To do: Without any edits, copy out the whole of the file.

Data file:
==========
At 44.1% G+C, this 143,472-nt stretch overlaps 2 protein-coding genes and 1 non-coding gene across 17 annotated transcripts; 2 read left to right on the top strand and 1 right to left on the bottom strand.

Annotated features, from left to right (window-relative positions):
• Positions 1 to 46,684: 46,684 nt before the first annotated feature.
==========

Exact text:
At 44.1% G+C, this 143,472-nt stretch overlaps 2 protein-coding genes and 1 non-coding gene across 17 annotated transcripts; 2 read left to right on the top strand and 1 right to left on the bottom strand.

Annotated features, from left to right (window-relative positions):
• Positions 1 to 46,684: 46,684 nt before the first annotated feature.